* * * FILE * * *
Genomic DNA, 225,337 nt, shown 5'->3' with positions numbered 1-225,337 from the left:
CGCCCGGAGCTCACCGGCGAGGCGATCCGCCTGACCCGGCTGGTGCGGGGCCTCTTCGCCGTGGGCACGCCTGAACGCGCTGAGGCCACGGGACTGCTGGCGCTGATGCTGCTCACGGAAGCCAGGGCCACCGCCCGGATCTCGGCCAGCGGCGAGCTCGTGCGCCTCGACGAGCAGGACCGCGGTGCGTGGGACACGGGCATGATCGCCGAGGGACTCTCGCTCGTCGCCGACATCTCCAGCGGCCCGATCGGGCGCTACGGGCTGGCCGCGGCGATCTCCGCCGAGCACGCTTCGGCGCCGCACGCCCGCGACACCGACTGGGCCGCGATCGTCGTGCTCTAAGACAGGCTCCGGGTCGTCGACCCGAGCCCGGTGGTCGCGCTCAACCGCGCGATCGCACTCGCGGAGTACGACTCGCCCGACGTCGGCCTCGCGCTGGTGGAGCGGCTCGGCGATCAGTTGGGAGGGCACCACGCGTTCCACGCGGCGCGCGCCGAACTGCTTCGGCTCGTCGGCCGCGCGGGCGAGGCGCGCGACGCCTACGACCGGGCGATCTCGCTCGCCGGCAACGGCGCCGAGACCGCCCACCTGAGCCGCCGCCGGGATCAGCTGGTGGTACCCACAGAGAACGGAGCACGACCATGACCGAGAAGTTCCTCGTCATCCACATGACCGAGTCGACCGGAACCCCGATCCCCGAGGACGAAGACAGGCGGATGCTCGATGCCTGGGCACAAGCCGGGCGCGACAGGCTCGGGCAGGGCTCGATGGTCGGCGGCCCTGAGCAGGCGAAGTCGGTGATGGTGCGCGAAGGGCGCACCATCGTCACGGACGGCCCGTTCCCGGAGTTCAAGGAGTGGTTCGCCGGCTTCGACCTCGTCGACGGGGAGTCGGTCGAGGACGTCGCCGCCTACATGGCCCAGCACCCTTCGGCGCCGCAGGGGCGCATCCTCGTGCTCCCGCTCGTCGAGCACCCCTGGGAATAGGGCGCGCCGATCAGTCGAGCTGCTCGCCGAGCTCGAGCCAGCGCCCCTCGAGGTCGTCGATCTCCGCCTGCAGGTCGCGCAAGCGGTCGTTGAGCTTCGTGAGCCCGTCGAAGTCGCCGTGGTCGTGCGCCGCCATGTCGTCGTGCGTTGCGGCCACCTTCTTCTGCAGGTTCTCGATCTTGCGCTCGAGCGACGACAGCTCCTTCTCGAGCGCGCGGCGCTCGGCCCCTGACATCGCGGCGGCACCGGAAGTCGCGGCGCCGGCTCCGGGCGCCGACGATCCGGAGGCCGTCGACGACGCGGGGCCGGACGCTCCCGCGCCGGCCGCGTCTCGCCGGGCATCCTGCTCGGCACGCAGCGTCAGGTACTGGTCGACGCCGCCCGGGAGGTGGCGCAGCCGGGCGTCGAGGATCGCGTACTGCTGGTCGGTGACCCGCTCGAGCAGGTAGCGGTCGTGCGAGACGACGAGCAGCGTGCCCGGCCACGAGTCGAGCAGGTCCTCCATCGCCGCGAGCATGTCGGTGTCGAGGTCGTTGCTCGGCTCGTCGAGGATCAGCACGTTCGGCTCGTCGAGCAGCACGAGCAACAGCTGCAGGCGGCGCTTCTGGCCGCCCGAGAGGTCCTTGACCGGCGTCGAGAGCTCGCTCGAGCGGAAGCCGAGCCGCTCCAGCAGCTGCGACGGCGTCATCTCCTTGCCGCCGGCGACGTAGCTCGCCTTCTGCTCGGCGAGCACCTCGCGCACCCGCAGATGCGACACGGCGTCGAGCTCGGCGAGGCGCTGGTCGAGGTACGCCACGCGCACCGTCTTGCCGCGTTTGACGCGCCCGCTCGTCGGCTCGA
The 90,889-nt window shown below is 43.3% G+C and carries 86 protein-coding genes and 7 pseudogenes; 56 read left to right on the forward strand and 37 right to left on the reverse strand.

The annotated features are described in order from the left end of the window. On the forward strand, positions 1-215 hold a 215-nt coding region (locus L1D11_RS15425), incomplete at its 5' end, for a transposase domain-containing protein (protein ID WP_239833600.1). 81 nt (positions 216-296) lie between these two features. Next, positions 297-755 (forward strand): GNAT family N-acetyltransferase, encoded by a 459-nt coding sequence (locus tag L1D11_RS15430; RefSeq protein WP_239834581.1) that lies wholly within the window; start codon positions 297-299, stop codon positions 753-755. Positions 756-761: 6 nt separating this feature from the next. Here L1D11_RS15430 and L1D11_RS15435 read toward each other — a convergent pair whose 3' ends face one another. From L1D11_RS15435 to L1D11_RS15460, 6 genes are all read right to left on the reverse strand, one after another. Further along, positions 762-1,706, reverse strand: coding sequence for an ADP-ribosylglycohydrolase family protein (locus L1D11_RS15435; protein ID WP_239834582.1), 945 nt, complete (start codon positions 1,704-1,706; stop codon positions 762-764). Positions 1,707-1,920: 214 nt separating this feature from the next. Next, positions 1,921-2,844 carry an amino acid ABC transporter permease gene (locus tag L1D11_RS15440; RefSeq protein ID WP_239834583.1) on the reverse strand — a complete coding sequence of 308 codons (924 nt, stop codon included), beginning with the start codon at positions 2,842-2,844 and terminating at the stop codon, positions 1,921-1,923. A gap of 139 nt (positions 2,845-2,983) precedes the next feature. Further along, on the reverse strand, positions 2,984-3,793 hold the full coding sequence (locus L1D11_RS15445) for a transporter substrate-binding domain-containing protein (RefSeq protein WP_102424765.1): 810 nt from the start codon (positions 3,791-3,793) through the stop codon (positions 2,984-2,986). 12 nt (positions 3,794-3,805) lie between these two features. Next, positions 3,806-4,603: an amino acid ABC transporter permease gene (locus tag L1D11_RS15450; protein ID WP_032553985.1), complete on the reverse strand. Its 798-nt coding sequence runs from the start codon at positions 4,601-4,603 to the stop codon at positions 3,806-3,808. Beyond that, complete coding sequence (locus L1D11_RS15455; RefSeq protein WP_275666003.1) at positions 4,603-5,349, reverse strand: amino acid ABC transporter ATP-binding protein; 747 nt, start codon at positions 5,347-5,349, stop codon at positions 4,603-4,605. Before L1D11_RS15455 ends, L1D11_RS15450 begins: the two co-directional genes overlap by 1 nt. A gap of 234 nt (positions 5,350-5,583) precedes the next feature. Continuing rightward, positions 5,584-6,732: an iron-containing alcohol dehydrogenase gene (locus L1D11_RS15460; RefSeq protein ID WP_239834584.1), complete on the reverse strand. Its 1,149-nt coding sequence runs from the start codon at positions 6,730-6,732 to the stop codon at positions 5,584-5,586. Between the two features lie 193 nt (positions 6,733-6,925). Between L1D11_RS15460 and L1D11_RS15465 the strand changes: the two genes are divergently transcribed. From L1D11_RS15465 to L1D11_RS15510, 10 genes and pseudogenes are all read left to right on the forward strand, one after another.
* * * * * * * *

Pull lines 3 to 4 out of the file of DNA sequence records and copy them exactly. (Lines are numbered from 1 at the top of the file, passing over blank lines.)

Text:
The 90,889-nt window shown below is 43.3% G+C and carries 86 protein-coding genes and 7 pseudogenes; 56 read left to right on the forward strand and 37 right to left on the reverse strand.

The annotated features are described in order from the left end of the window. On the forward strand, positions 1-215 hold a 215-nt coding region (locus L1D11_RS15425), incomplete at its 5' end, for a transposase domain-containing protein (protein ID WP_239833600.1). 81 nt (positions 216-296) lie between these two features. Next, positions 297-755 (forward strand): GNAT family N-acetyltransferase, encoded by a 459-nt coding sequence (locus tag L1D11_RS15430; RefSeq protein WP_239834581.1) that lies wholly within the window; start codon positions 297-299, stop codon positions 753-755. Positions 756-761: 6 nt separating this feature from the next. Here L1D11_RS15430 and L1D11_RS15435 read toward each other — a convergent pair whose 3' ends face one another. From L1D11_RS15435 to L1D11_RS15460, 6 genes are all read right to left on the reverse strand, one after another. Further along, positions 762-1,706, reverse strand: coding sequence for an ADP-ribosylglycohydrolase family protein (locus L1D11_RS15435; protein ID WP_239834582.1), 945 nt, complete (start codon positions 1,704-1,706; stop codon positions 762-764). Positions 1,707-1,920: 214 nt separating this feature from the next. Next, positions 1,921-2,844 carry an amino acid ABC transporter permease gene (locus tag L1D11_RS15440; RefSeq protein ID WP_239834583.1) on the reverse strand — a complete coding sequence of 308 codons (924 nt, stop codon included), beginning with the start codon at positions 2,842-2,844 and terminating at the stop codon, positions 1,921-1,923. A gap of 139 nt (positions 2,845-2,983) precedes the next feature. Further along, on the reverse strand, positions 2,984-3,793 hold the full coding sequence (locus L1D11_RS15445) for a transporter substrate-binding domain-containing protein (RefSeq protein WP_102424765.1): 810 nt from the start codon (positions 3,791-3,793) through the stop codon (positions 2,984-2,986). 12 nt (positions 3,794-3,805) lie between these two features. Next, positions 3,806-4,603: an amino acid ABC transporter permease gene (locus tag L1D11_RS15450; protein ID WP_032553985.1), complete on the reverse strand. Its 798-nt coding sequence runs from the start codon at positions 4,601-4,603 to the stop codon at positions 3,806-3,808. Beyond that, complete coding sequence (locus L1D11_RS15455; RefSeq protein WP_275666003.1) at positions 4,603-5,349, reverse strand: amino acid ABC transporter ATP-binding protein; 747 nt, start codon at positions 5,347-5,349, stop codon at positions 4,603-4,605. Before L1D11_RS15455 ends, L1D11_RS15450 begins: the two co-directional genes overlap by 1 nt. A gap of 234 nt (positions 5,350-5,583) precedes the next feature. Continuing rightward, positions 5,584-6,732: an iron-containing alcohol dehydrogenase gene (locus L1D11_RS15460; RefSeq protein ID WP_239834584.1), complete on the reverse strand. Its 1,149-nt coding sequence runs from the start codon at positions 6,730-6,732 to the stop codon at positions 5,584-5,586. Between the two features lie 193 nt (positions 6,733-6,925). Between L1D11_RS15460 and L1D11_RS15465 the strand changes: the two genes are divergently transcribed. From L1D11_RS15465 to L1D11_RS15510, 10 genes and pseudogenes are all read left to right on the forward strand, one after another.